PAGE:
Gunther Martens (Gent): Can We Predict Literary Judgment? A Corpus Study of the Bachmann Literary 'Casting Show' via Off- and Online Backchannels
Monday, May 22, 2017, 4:00pm
In this talk, I present preliminary results of an empirical study based on a corpus collecting the audience participation in the Klagenfurt-based Bachmann-Wettbewerb. The aim of the project is to compare professional literary criticism (broadcast live on TV) with the ca. 750 "lay critics" engaging with the event via the hashtag #tddl. As such, the talk is devoted to methods of formalizing the corpus, including the content and style of the the (semi-)narrative texts at the centre of the contest. Similar studies of the dynamics of literary prizes have been undertaken recently (Childress/Rawlings/Moeran 2017; Mehling/Rehfeldt 2016, Bachmann-Stein/Stein 2016; Pouly 2016). When evaluated from the angle of narratology and stylistics, however, current sociological research of literary taste is geared towards rather crude and clichéd aspects of literary communication (contextual metadata or, if text-based at all, coarse-grained thematics at best). After a survey of existing approaches, I will tackle the following questions: To what extent is it possible to formalize and 'read from a distance' elements of literary style? To what extent do text-internal features weigh up against other parameters such as publisher prestige and authorial self-fashioning? What is the epistemological status of "automatische Literaturkritik" vis-à-vis the consensus, deeply engrained in the field itself, that literary judgment is highly personal and a matter of experience and hard-won authority. I will also point towards pathways of future research making use of digital tools that are currently being developed in the field of Digital Humanities.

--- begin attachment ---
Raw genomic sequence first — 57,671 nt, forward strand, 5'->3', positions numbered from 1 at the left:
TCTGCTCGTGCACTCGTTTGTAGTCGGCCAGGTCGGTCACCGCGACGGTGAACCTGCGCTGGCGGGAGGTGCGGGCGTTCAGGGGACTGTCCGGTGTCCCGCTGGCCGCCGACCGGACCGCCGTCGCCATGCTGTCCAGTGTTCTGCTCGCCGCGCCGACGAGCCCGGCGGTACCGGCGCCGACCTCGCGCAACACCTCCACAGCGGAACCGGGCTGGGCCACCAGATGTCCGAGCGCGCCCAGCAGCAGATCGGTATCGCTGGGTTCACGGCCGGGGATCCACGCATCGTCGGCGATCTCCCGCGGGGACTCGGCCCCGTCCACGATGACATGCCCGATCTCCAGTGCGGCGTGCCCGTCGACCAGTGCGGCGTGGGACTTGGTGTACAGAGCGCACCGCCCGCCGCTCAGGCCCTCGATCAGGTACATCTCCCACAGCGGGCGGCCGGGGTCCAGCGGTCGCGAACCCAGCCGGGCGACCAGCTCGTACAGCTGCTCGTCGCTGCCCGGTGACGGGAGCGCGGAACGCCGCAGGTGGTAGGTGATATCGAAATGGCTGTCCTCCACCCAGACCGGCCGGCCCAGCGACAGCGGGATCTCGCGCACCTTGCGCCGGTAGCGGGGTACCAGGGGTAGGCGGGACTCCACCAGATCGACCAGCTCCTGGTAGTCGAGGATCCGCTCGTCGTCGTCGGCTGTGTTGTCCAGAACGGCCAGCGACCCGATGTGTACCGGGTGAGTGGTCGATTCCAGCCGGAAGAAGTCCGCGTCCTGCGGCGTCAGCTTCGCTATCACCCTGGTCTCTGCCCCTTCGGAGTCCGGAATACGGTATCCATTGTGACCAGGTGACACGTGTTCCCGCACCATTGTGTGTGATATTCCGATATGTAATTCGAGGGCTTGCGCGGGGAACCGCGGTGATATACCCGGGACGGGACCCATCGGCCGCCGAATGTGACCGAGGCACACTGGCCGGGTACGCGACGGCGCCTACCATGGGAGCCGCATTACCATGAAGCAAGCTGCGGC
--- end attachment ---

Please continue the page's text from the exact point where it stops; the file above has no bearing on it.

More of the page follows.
Bachmann-Stein, Andrea, and Stein, Stephan. 2016. “Demokratisierung der Literaturkritik im World Wide Web? Zum Wandel kommunikativer Praktiken am Beispiel von Laienrezensionen.” In Musterwandel - Sortenwandel: Aktuelle Tendenzen der diachronen Text(sorten)linguistik, edited by Stefan Hauser, Ulla Kleinberger, and Kersten Roth. Peter Lang.
Childress, Clayton, Craig M. Rawlings, and Brian Moeran. 2017. “Publishers, Authors, and Texts: The Process of Cultural Consecration in Prize Evaluation.” Poetics 60 (February): 48–61. doi:10.1016/j.poetic.2016.10.001.
Mehling, and Rehfeldt. 2016. “Wie bewerten Laienrezensenten? Ausgewählte Ergebnisse einer inhaltsanalytischen Studie.” In Was wir lesen sollen: Kanon und literarische Wertung am Beginn des 21. Jahrhunderts, edited by Stefan Neuhaus and Uta Schaffers. Würzburg: Königshausen u. Neumann.
Pouly, Marie-Pierre. 2016. “Playing Both Sides of the Field: The Anatomy of a ‘quality’ Bestseller.” Poetics 59 (December): 20–34. doi:10.1016/j.poetic.2016.02.002.
About Gunther Martens
Gunther Martens is a Research Professor of German Literature and a member of the Literature Department at Ghent University. He has a Master in "Germanic Languages" (Ghent University, 1998) and a Master in Literary Studies (Antwerp University, 1999). In the period 2006-2010 he was Professor of Literary Theory at the Free University of Brussels and Professor of German Literature at Antwerp University. Gunther Martens is the author of a widely noted monograph on rhetorical and narratological aspects of German literary modernism. He is the editor of several other books. Martens has written articles that have been published in peer-reviewed journals such as Style, Modern Austrian Literature, Recherches Germaniques, Orbis Litterarum, Neophilologus, Language and Literature and others. He has also contributed a large number of invited essays to edited collections as well as to the International Comparative Literature Association's volume on Modernism. In 2005, he was visiting scholar at the University of Hamburg, working under the auspices of the Research Group Narratology. In 2007-2008, Martens was a visiting professor at VUB and at UCL (Louvain-la-Neuve). He is President of the European Narratology Network and executive committee member of the Internationale Robert Musil Gesellschaft. He is co-director of the Ghent Centre for Digital Humanities.